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Effect of Cold Ambient Temperature on Lactate Threshold with or without an Active Warm-Up in Female Cyclists and Triathletes

Title: The Effect of Cold Ambient Temperature on Lactate Threshold with or without an Active Warm-Up in Female Cyclists and Triathletes.
Name(s): Morrissey, Margaret C. (Margaret Chase), author
Ormsbee, Michael J., professor directing thesis
Panton, Lynn B., committee member
Levenson, Cathy W., committee member
Florida State University, degree granting institution
College of Human Sciences, degree granting college
Department of Nutrition, Food, and Exercise Science, degree granting department
Type of Resource: text
Genre: Text
Master Thesis
Issuance: monographic
Date Issued: 2018
Publisher: Florida State University
Place of Publication: Tallahassee, Florida
Physical Form: computer
online resource
Extent: 1 online resource (124 pages)
Language(s): English
Abstract/Description: Introduction: Cold-induced changes in lactate kinetics are critically important for athletes, particularly those training and competing in the cold. Alterations in lactate production and/or clearance may result in altered blood lactate concentrations and calculated lactate threshold), which affects the exercise intensity that athletes can sustain during a race. The purpose of this study was to evaluate the effect of cold ambient temperature on lactate threshold with and without a preceding warm-up in female cyclists/triathletes. Methods: Seven well-trained female cyclists/triathletes (age: 37 ± 5.yrs; body mass: 60.08 ± 8.93kg; VO2peak :50.36 ± 3.04 ml·kg-1·min-1; peak power output: 261.43 ± 30.78W) participated in this study and completed five study visits: 1) baseline testing; 2) familiarization trial: 3) three experimental trials. The experimental visits consisted of: 1) thermoneutral temperature (20ºC, NEU); 2) cold temperature (0ºC) without an active warm-up (CNWU); 3) cold temperature (0ºC) with 25 min active warm-up (CWU). During each condition, participants performed a lactate threshold test followed by a time to exhaustion trial at 120% of the participant’s peak power output. Heart rate (HR), VO2, core temperature, skin temperature, blood lactate concentration, and rating of perceived exertion (RPE) were assessed throughout each trial. Magnitude based inferences were utilized to examine performance effects (interpreted with Hopkins’ effect sizes). Physiological and perceptual data was assessed via null-hypothesis testing. Data are presented as mean ± SD. Results: Power output at lactate threshold was 182.1 ± 26.4, 200.0 ± 22.6, and 192.9 ± 30.1 W for NEU, CNWU, and CWU, respectively. Power output at lactate threshold was 5.4 ± 2.6% lower in NEU vs. CWU (90% C. I= -10, 0.04; ES = -0.34). Power output at lactate threshold was 4.2 ± 2.7% higher in CNWU vs. CWU; this difference was likely trivial (90% C.I = -1.1, 9.8; ES = 0.25). Power output at lactate threshold in CNWU vs. NEU was 10.2 ± 2.6% greater and the effect was considered very likely small (90% C. I= 4.9, 15.8; ES= 0.59). At lactate threshold, there were no significant differences between groups in VO2, lactate concentration, heart rate or RPE (p = 0.487, 0.115, 0.841, and 0.87, respectively).There was an 11% increase in time to exhaustion at 120% peak power output VO2max between CNWU vs. CWU (73.14 ± 7.93 s, 64.86 ± 7.93 s; 90% C. I= -2.4, 26.5; ES =0.62, respectively) and this effect was likely small. Time to exhaustion was 7.8% longer in NEU condition compared to CWU (70.14 ± 10.45 s, 64.86 ± 7.93 s, 90% C. I= -6.2, 23.9; possibly small; ES =0.44, respectively). Lastly, CNWU vs. NEU had a possibly trivial (3%) increase in time to exhaustion (73.14 ± 7.93 s, 70.14 ± 10.45 s; 90% C.I =-9.1, 16.8; ES =0.18, respectively) Conclusion: These findings suggest that power output at lactate threshold and time to exhaustion at 120% of peak power output was greater and longer in CNWU compared to NEU in female cyclists/triathletes, likely resulting in a small change in performance. For female cyclists/triathletes exercising in the cold, it appears avoiding a 25 min active warm-up may improve performance at lactate threshold and time to exhaustion at 120% of peak power output. Therefore, athletes should consider the effect temperature has on lactate kinetics and determine appropriate training methods and race procedures necessary to optimize performance.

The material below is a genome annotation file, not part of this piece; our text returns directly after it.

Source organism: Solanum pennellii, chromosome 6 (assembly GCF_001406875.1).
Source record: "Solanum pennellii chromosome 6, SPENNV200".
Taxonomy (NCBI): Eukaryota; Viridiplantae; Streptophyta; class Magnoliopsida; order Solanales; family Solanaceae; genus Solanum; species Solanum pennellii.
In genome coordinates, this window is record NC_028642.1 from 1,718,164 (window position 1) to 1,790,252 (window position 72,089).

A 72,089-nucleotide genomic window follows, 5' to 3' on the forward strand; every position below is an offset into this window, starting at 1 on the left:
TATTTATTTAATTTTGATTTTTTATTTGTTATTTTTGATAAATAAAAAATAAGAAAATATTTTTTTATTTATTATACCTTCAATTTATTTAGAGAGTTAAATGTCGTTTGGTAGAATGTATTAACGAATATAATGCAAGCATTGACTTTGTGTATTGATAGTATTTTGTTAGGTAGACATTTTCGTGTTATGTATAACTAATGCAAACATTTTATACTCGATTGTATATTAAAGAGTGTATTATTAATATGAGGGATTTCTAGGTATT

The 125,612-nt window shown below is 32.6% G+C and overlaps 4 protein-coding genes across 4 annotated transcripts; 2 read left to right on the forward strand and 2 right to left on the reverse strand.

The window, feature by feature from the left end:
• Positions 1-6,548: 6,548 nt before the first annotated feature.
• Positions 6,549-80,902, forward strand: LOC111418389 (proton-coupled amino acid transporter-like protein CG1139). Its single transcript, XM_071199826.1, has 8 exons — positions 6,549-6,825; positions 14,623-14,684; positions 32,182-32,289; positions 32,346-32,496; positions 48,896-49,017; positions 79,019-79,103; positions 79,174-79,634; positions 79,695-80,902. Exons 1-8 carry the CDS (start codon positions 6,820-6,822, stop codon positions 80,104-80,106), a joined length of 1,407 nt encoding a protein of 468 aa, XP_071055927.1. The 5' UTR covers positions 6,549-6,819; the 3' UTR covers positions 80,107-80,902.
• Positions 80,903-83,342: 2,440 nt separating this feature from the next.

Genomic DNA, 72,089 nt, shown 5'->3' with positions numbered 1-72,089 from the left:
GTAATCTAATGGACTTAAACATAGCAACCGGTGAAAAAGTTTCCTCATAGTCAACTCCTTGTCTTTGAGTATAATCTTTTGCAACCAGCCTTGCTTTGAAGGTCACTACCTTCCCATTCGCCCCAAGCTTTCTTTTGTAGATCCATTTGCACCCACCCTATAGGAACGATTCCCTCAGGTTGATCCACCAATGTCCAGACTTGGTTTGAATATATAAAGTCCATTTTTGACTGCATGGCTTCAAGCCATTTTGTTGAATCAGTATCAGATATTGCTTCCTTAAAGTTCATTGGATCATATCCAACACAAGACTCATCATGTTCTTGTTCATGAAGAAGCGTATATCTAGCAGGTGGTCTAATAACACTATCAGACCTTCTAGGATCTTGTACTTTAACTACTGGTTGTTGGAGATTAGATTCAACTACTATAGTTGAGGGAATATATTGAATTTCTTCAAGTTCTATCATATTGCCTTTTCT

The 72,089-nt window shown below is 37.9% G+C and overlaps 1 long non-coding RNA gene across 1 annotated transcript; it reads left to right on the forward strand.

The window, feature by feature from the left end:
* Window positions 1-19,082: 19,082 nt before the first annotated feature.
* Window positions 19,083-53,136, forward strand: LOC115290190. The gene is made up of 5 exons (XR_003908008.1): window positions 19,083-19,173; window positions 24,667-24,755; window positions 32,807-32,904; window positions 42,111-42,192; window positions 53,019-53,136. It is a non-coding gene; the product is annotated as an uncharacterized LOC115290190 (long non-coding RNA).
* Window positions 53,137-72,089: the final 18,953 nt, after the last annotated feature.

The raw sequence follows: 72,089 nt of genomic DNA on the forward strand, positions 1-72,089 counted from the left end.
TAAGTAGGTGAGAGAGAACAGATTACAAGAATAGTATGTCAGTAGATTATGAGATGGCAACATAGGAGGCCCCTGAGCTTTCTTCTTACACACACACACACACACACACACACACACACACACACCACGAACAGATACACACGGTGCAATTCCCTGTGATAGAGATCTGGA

Identifier: 2018_Sp_Morrissey_fsu_0071N_14357 (IID)
Submitted Note: A Thesis submitted to the Department of Nutrition, Food and Exercise Sciences in partial fulfillment of the requirements for the degree of Master of Science.
Degree Awarded: Spring Semester 2018.
Date of Defense: March 9, 2018.
Keywords: cold, environmental physiology, lactate threshold, performance
Bibliography Note: Includes bibliographical references.
Advisory Committee: Michael Ormsbee, Professor Directing Thesis; Lynn Panton, Committee Member; Cathy Levenson, Committee Member.
Subject(s): Kinesiology
Persistent Link to This Record:
Host Institution: FSU

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Morrissey, M. C. (M. C. ). (2018). The Effect of Cold Ambient Temperature on Lactate Threshold with or without an Active Warm-Up in Female Cyclists and Triathletes. Retrieved from